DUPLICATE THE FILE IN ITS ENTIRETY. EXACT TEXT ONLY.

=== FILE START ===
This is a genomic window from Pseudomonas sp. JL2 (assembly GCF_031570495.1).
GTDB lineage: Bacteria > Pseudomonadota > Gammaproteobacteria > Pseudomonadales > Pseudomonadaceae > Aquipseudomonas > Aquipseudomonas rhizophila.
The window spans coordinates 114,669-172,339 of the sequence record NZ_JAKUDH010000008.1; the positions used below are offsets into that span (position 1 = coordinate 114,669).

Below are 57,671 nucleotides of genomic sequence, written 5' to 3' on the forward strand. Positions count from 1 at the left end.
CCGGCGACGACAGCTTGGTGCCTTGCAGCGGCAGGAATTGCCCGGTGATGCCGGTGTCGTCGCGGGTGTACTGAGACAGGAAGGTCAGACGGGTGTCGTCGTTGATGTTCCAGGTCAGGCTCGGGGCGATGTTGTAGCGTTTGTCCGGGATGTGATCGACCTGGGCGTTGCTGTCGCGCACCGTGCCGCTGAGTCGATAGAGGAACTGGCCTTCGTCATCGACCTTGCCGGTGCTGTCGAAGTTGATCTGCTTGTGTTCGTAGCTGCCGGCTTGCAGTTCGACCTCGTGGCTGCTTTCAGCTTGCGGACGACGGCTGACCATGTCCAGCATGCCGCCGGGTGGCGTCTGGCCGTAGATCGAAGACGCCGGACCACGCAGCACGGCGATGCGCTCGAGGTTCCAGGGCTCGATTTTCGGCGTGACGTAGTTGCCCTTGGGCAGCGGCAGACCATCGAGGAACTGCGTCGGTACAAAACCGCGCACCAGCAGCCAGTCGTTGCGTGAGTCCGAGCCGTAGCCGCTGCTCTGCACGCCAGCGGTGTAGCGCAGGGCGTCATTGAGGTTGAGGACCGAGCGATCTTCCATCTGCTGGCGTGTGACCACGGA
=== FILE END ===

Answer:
This is a genomic window from Pseudomonas sp. JL2 (assembly GCF_031570495.1).
GTDB lineage: Bacteria > Pseudomonadota > Gammaproteobacteria > Pseudomonadales > Pseudomonadaceae > Aquipseudomonas > Aquipseudomonas rhizophila.
The window spans coordinates 114,669-172,339 of the sequence record NZ_JAKUDH010000008.1; the positions used below are offsets into that span (position 1 = coordinate 114,669).

Below are 57,671 nucleotides of genomic sequence, written 5' to 3' on the forward strand. Positions count from 1 at the left end.
CCGGCGACGACAGCTTGGTGCCTTGCAGCGGCAGGAATTGCCCGGTGATGCCGGTGTCGTCGCGGGTGTACTGAGACAGGAAGGTCAGACGGGTGTCGTCGTTGATGTTCCAGGTCAGGCTCGGGGCGATGTTGTAGCGTTTGTCCGGGATGTGATCGACCTGGGCGTTGCTGTCGCGCACCGTGCCGCTGAGTCGATAGAGGAACTGGCCTTCGTCATCGACCTTGCCGGTGCTGTCGAAGTTGATCTGCTTGTGTTCGTAGCTGCCGGCTTGCAGTTCGACCTCGTGGCTGCTTTCAGCTTGCGGACGACGGCTGACCATGTCCAGCATGCCGCCGGGTGGCGTCTGGCCGTAGATCGAAGACGCCGGACCACGCAGCACGGCGATGCGCTCGAGGTTCCAGGGCTCGATTTTCGGCGTGACGTAGTTGCCCTTGGGCAGCGGCAGACCATCGAGGAACTGCGTCGGTACAAAACCGCGCACCAGCAGCCAGTCGTTGCGTGAGTCCGAGCCGTAGCCGCTGCTCTGCACGCCAGCGGTGTAGCGCAGGGCGTCATTGAGGTTGAGGACCGAGCGATCTTCCATCTGCTGGCGTGTGACCACGGA